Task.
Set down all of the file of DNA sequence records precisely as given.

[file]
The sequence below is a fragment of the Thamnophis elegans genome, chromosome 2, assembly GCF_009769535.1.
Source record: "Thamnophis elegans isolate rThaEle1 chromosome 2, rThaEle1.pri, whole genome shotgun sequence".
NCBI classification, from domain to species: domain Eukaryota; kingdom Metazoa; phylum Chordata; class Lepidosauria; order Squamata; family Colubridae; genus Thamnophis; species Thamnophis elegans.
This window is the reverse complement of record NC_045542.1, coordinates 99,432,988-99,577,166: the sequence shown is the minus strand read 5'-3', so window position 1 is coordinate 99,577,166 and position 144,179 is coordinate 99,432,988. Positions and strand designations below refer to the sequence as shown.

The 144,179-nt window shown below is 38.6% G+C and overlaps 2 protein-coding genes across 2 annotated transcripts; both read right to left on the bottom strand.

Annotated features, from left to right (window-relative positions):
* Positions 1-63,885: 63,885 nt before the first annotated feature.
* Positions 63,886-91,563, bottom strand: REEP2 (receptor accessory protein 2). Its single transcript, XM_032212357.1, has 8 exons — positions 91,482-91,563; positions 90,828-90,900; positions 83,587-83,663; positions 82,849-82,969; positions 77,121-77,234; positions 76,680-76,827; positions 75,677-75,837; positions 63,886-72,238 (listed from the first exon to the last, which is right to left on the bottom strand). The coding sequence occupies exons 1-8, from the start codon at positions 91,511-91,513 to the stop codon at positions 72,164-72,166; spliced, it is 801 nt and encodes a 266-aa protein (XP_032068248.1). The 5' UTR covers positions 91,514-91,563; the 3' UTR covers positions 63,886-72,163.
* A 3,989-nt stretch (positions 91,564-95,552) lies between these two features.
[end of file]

The sequence below is a fragment of the Thamnophis elegans genome, chromosome 2, assembly GCF_009769535.1.
Source record: "Thamnophis elegans isolate rThaEle1 chromosome 2, rThaEle1.pri, whole genome shotgun sequence".
NCBI classification, from domain to species: domain Eukaryota; kingdom Metazoa; phylum Chordata; class Lepidosauria; order Squamata; family Colubridae; genus Thamnophis; species Thamnophis elegans.
This window is the reverse complement of record NC_045542.1, coordinates 99,432,988-99,577,166: the sequence shown is the minus strand read 5'-3', so window position 1 is coordinate 99,577,166 and position 144,179 is coordinate 99,432,988. Positions and strand designations below refer to the sequence as shown.

The 144,179-nt window shown below is 38.6% G+C and overlaps 2 protein-coding genes across 2 annotated transcripts; both read right to left on the bottom strand.

Annotated features, from left to right (window-relative positions):
* Positions 1-63,885: 63,885 nt before the first annotated feature.
* Positions 63,886-91,563, bottom strand: REEP2 (receptor accessory protein 2). Its single transcript, XM_032212357.1, has 8 exons — positions 91,482-91,563; positions 90,828-90,900; positions 83,587-83,663; positions 82,849-82,969; positions 77,121-77,234; positions 76,680-76,827; positions 75,677-75,837; positions 63,886-72,238 (listed from the first exon to the last, which is right to left on the bottom strand). The coding sequence occupies exons 1-8, from the start codon at positions 91,511-91,513 to the stop codon at positions 72,164-72,166; spliced, it is 801 nt and encodes a 266-aa protein (XP_032068248.1). The 5' UTR covers positions 91,514-91,563; the 3' UTR covers positions 63,886-72,163.
* A 3,989-nt stretch (positions 91,564-95,552) lies between these two features.